by our Arab Affairs correspondent

TONY BLAIR, now masquerading as a Middle East peace envoy, got a taste of what the Arabs really think of him when a Palestinian managed to slip past his security cordon to hurl abuse at the former British premier in Hebron, before being dragged away by security guards.

“You are a terrorist and you are not welcome in the land of Palestine,” the Palestinian shouted before being bundled out of Hebron’s ancient Ibrahimi mosque in occupied Palestine on Tuesday.

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Karzai accepts run-off election

UNDER heavy pressure from the Barack Obama administration, Afghan President Hamid Karzai has conceded that he fell short of a first-round victory in the occupied nation’s fraud-filled presidential election.

Officials said Karzai has moved toward accepting the findings of a United Nations audit that stripped him of nearly a third of his votes. This leaves Karzai below the 50 per cent threshold that would have allowed him to avoid a run-off and declare victory over his main rival, Abdullah Abdullah.

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No “Plan B” if climate change agreement fails

THE PRESIDENT of the Maldive Islands, Mohamed Nasheed, along with all of his government ministers clad in wetsuits, held a meeting in the ocean to call the world’s attention to the future of this archipelago in the Indian Ocean, which is condemned to disappear under water if the current climatic conditions stay the same.

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Crisis boosts China’s financial clout

by Han Shide

The concept of a multi-polar world is becoming more widely accepted, and the status of developing countries represented by China is rising. But developed countries, lead by the US, have no wish to see China and other developing countries grow in strength, because this undermines their right to determine policy and defend their political and economic interests around the world.

The trend since the end of the Cold War has been for the unipolar world led by the US to lose its grip on global production, trade and finance. The role of the dollar as international reserve currency is weakening. China recently signed currency swap deals with South Korea and Japan, and the Chinese Renminbi (RMB) settlement accounts were established for trade with Hong Kong and the Chinese mainland. These are signs that the hegemony of the US dollar is collapsing.

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Last of China’s old guard dies

LU ZHENGCAO, the last of New China’s first 57 generals, was cremated in Beijing on Tuesday after he died on 13th October at the age of 106.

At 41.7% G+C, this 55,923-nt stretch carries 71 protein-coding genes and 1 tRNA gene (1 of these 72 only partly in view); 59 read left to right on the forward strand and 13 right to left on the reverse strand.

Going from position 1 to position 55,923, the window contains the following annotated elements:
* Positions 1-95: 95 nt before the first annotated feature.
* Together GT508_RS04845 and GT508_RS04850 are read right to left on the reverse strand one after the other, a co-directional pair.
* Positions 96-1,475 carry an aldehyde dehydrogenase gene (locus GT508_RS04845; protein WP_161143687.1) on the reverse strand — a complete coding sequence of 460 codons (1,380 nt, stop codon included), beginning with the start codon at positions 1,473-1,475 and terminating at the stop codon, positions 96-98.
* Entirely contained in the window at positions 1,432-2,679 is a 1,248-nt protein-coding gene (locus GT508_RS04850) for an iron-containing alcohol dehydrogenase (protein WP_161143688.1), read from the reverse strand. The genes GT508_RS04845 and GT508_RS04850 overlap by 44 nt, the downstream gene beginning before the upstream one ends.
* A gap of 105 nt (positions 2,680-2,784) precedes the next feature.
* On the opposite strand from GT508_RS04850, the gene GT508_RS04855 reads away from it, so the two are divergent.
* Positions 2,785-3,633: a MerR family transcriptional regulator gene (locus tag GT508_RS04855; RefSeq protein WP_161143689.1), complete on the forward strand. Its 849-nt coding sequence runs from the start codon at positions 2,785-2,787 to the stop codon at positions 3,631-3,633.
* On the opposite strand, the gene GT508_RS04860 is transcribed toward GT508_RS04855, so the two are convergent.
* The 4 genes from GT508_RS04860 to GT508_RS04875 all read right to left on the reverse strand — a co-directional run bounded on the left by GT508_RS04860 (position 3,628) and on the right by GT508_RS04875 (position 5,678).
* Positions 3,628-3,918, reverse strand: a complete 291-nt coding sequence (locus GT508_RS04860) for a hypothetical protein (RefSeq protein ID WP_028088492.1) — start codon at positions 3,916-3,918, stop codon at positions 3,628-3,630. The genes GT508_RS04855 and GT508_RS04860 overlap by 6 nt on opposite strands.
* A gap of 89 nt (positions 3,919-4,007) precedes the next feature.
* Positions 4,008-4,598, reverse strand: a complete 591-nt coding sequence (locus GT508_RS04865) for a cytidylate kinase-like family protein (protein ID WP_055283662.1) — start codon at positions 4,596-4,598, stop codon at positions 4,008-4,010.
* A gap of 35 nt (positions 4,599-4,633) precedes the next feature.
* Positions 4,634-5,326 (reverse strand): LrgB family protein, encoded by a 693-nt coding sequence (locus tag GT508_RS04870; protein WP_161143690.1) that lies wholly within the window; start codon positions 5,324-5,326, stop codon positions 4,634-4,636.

Chinese President Hu Jintao, former president Jiang Zemin, and other senior leaders attended the cremation ceremony, which was held on Tuesday morning at the hall of the Beijing Babaoshan Cemetery.

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Plaque honouring Connolly unveiled in West Belfast

A NEW plaque bearing the image of James Connolly was unveiled at Sinn Féin’s Upper Falls constituency office, Connolly House, on Friday 9th October by party President and West Belfast MP Gerry Adams.

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The plague of the 21st century

THE PRESENT world economic and financial crisis, which has exposed the fragility of the capitalist system, has thrown more people into starvation. Therefore, starvation has become the Black Plague of the 21st century, despite efforts to eradicate it.

According to the 2009 World Starvation Index more than one billion people on this planet do not have enough food to support a healthy existence, and more than half of those people are women and children.

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John Brown: Courage and clarity changed history

OCTOBER 16th 2009 will mark exactly 150 years since 21 brave revolutionaries launched an attempt to seize the federal arsenal in Harpers Ferry, and spark a slave uprising in the United States. After 36 hours of hard fighting, most of the raiders were killed or captured. The raid failed — in the military and tactical sense. In the moral and strategic sense, it was ultimately a resounding success.

The raid and the subsequent execution of John Brown and six of his comrades deepened the split between the North and the South, a situation which led directly to the Civil War. Given this, it is important that we ponder the lessons of Harpers Ferry for today.

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Ambulance wars hit Israel

by David Harris in Jerusalem

ISRAEL’S national ambulance service Magen David Adom (MDA) is accusing “pirate” ambulance crews of stealing its potential patients in order to make a fast buck.

In at least one case, a crew posing as paramedics clearly had no medical knowledge, according to MDA. Police investigation is reportedly already underway.